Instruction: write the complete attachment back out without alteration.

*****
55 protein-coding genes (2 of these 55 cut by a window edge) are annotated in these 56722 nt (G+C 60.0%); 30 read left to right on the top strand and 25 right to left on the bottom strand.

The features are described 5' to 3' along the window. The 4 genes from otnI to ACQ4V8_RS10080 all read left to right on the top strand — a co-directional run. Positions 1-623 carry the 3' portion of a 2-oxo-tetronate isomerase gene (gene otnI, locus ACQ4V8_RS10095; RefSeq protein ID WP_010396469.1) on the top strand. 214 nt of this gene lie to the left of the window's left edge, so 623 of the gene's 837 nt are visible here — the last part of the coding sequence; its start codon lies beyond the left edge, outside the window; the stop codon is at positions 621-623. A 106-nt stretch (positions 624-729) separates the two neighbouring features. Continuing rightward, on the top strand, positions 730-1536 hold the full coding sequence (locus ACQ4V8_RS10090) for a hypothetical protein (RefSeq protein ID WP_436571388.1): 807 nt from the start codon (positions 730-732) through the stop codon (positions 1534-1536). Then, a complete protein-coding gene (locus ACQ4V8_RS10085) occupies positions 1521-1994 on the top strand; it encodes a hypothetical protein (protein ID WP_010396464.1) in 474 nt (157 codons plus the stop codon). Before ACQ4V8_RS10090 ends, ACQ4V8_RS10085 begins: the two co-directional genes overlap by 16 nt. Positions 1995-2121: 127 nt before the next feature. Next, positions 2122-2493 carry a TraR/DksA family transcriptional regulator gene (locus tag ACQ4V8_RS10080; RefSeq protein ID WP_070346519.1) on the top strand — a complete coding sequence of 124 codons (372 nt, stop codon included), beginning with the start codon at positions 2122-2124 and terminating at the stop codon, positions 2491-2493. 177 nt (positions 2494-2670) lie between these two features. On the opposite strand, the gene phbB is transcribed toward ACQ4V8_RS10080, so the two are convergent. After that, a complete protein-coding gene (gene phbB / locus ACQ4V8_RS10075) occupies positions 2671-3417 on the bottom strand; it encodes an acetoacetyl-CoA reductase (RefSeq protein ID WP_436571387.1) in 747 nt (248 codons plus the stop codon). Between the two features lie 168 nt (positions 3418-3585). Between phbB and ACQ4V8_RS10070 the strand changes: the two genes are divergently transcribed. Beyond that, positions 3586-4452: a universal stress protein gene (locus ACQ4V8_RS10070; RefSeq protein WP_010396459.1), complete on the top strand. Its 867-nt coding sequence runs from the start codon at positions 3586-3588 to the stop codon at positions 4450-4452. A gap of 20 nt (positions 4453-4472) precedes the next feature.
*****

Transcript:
55 protein-coding genes (2 of these 55 cut by a window edge) are annotated in these 56722 nt (G+C 60.0%); 30 read left to right on the top strand and 25 right to left on the bottom strand.

The features are described 5' to 3' along the window. The 4 genes from otnI to ACQ4V8_RS10080 all read left to right on the top strand — a co-directional run. Positions 1-623 carry the 3' portion of a 2-oxo-tetronate isomerase gene (gene otnI, locus ACQ4V8_RS10095; RefSeq protein ID WP_010396469.1) on the top strand. 214 nt of this gene lie to the left of the window's left edge, so 623 of the gene's 837 nt are visible here — the last part of the coding sequence; its start codon lies beyond the left edge, outside the window; the stop codon is at positions 621-623. A 106-nt stretch (positions 624-729) separates the two neighbouring features. Continuing rightward, on the top strand, positions 730-1536 hold the full coding sequence (locus ACQ4V8_RS10090) for a hypothetical protein (RefSeq protein ID WP_436571388.1): 807 nt from the start codon (positions 730-732) through the stop codon (positions 1534-1536). Then, a complete protein-coding gene (locus ACQ4V8_RS10085) occupies positions 1521-1994 on the top strand; it encodes a hypothetical protein (protein ID WP_010396464.1) in 474 nt (157 codons plus the stop codon). Before ACQ4V8_RS10090 ends, ACQ4V8_RS10085 begins: the two co-directional genes overlap by 16 nt. Positions 1995-2121: 127 nt before the next feature. Next, positions 2122-2493 carry a TraR/DksA family transcriptional regulator gene (locus tag ACQ4V8_RS10080; RefSeq protein ID WP_070346519.1) on the top strand — a complete coding sequence of 124 codons (372 nt, stop codon included), beginning with the start codon at positions 2122-2124 and terminating at the stop codon, positions 2491-2493. 177 nt (positions 2494-2670) lie between these two features. On the opposite strand, the gene phbB is transcribed toward ACQ4V8_RS10080, so the two are convergent. After that, a complete protein-coding gene (gene phbB / locus ACQ4V8_RS10075) occupies positions 2671-3417 on the bottom strand; it encodes an acetoacetyl-CoA reductase (RefSeq protein ID WP_436571387.1) in 747 nt (248 codons plus the stop codon). Between the two features lie 168 nt (positions 3418-3585). Between phbB and ACQ4V8_RS10070 the strand changes: the two genes are divergently transcribed. Beyond that, positions 3586-4452: a universal stress protein gene (locus ACQ4V8_RS10070; RefSeq protein WP_010396459.1), complete on the top strand. Its 867-nt coding sequence runs from the start codon at positions 3586-3588 to the stop codon at positions 4450-4452. A gap of 20 nt (positions 4453-4472) precedes the next feature.